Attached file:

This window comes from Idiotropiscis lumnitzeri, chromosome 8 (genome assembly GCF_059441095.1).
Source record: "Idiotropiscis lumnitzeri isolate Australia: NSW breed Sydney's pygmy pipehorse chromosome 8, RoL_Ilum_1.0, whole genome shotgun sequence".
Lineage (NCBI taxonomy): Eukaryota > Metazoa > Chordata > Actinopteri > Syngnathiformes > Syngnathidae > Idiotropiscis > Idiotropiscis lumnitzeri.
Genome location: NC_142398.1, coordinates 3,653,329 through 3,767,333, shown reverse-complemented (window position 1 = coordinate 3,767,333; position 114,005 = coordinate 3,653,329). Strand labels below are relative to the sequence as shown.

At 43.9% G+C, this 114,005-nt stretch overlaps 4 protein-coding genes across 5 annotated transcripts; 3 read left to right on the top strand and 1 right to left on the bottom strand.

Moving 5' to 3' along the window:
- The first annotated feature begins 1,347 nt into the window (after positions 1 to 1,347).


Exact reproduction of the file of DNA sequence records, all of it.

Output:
This window comes from Idiotropiscis lumnitzeri, chromosome 8 (genome assembly GCF_059441095.1).
Source record: "Idiotropiscis lumnitzeri isolate Australia: NSW breed Sydney's pygmy pipehorse chromosome 8, RoL_Ilum_1.0, whole genome shotgun sequence".
Lineage (NCBI taxonomy): Eukaryota > Metazoa > Chordata > Actinopteri > Syngnathiformes > Syngnathidae > Idiotropiscis > Idiotropiscis lumnitzeri.
Genome location: NC_142398.1, coordinates 3,653,329 through 3,767,333, shown reverse-complemented (window position 1 = coordinate 3,767,333; position 114,005 = coordinate 3,653,329). Strand labels below are relative to the sequence as shown.

At 43.9% G+C, this 114,005-nt stretch overlaps 4 protein-coding genes across 5 annotated transcripts; 3 read left to right on the top strand and 1 right to left on the bottom strand.

Moving 5' to 3' along the window:
- The first annotated feature begins 1,347 nt into the window (after positions 1 to 1,347).